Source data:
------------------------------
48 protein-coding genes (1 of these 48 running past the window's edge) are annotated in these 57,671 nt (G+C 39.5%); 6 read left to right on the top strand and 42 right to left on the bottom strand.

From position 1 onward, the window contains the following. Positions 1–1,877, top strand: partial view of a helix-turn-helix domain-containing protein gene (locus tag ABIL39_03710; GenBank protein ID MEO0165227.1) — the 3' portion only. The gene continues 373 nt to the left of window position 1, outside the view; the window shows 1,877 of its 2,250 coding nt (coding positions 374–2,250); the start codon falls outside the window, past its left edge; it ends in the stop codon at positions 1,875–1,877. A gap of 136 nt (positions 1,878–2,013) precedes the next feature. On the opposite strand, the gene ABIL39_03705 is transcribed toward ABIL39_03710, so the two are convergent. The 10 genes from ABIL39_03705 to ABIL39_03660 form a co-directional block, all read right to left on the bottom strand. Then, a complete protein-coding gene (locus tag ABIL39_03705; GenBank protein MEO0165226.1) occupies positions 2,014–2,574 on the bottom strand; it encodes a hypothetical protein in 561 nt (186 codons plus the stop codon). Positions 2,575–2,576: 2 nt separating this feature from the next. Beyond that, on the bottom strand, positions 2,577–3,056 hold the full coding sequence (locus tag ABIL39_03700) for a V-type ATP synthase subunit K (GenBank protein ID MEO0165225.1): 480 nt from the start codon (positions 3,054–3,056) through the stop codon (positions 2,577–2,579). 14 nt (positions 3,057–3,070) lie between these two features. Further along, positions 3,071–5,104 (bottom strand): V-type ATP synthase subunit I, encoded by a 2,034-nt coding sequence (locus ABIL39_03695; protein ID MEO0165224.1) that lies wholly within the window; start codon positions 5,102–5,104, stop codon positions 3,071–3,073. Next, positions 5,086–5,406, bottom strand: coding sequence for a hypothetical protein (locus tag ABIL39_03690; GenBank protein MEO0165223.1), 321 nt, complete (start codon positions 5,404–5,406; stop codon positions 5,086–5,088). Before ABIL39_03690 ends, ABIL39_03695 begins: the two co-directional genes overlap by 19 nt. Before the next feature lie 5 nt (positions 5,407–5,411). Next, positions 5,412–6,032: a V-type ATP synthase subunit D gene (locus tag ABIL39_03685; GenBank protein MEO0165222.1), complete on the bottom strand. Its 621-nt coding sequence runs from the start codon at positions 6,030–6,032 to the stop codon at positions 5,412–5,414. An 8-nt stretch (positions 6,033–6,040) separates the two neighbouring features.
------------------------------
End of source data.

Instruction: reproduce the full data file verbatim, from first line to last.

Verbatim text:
48 protein-coding genes (1 of these 48 running past the window's edge) are annotated in these 57,671 nt (G+C 39.5%); 6 read left to right on the top strand and 42 right to left on the bottom strand.

From position 1 onward, the window contains the following. Positions 1–1,877, top strand: partial view of a helix-turn-helix domain-containing protein gene (locus tag ABIL39_03710; GenBank protein ID MEO0165227.1) — the 3' portion only. The gene continues 373 nt to the left of window position 1, outside the view; the window shows 1,877 of its 2,250 coding nt (coding positions 374–2,250); the start codon falls outside the window, past its left edge; it ends in the stop codon at positions 1,875–1,877. A gap of 136 nt (positions 1,878–2,013) precedes the next feature. On the opposite strand, the gene ABIL39_03705 is transcribed toward ABIL39_03710, so the two are convergent. The 10 genes from ABIL39_03705 to ABIL39_03660 form a co-directional block, all read right to left on the bottom strand. Then, a complete protein-coding gene (locus tag ABIL39_03705; GenBank protein MEO0165226.1) occupies positions 2,014–2,574 on the bottom strand; it encodes a hypothetical protein in 561 nt (186 codons plus the stop codon). Positions 2,575–2,576: 2 nt separating this feature from the next. Beyond that, on the bottom strand, positions 2,577–3,056 hold the full coding sequence (locus tag ABIL39_03700) for a V-type ATP synthase subunit K (GenBank protein ID MEO0165225.1): 480 nt from the start codon (positions 3,054–3,056) through the stop codon (positions 2,577–2,579). 14 nt (positions 3,057–3,070) lie between these two features. Further along, positions 3,071–5,104 (bottom strand): V-type ATP synthase subunit I, encoded by a 2,034-nt coding sequence (locus ABIL39_03695; protein ID MEO0165224.1) that lies wholly within the window; start codon positions 5,102–5,104, stop codon positions 3,071–3,073. Next, positions 5,086–5,406, bottom strand: coding sequence for a hypothetical protein (locus tag ABIL39_03690; GenBank protein MEO0165223.1), 321 nt, complete (start codon positions 5,404–5,406; stop codon positions 5,086–5,088). Before ABIL39_03690 ends, ABIL39_03695 begins: the two co-directional genes overlap by 19 nt. Before the next feature lie 5 nt (positions 5,407–5,411). Next, positions 5,412–6,032: a V-type ATP synthase subunit D gene (locus tag ABIL39_03685; GenBank protein MEO0165222.1), complete on the bottom strand. Its 621-nt coding sequence runs from the start codon at positions 6,030–6,032 to the stop codon at positions 5,412–5,414. An 8-nt stretch (positions 6,033–6,040) separates the two neighbouring features.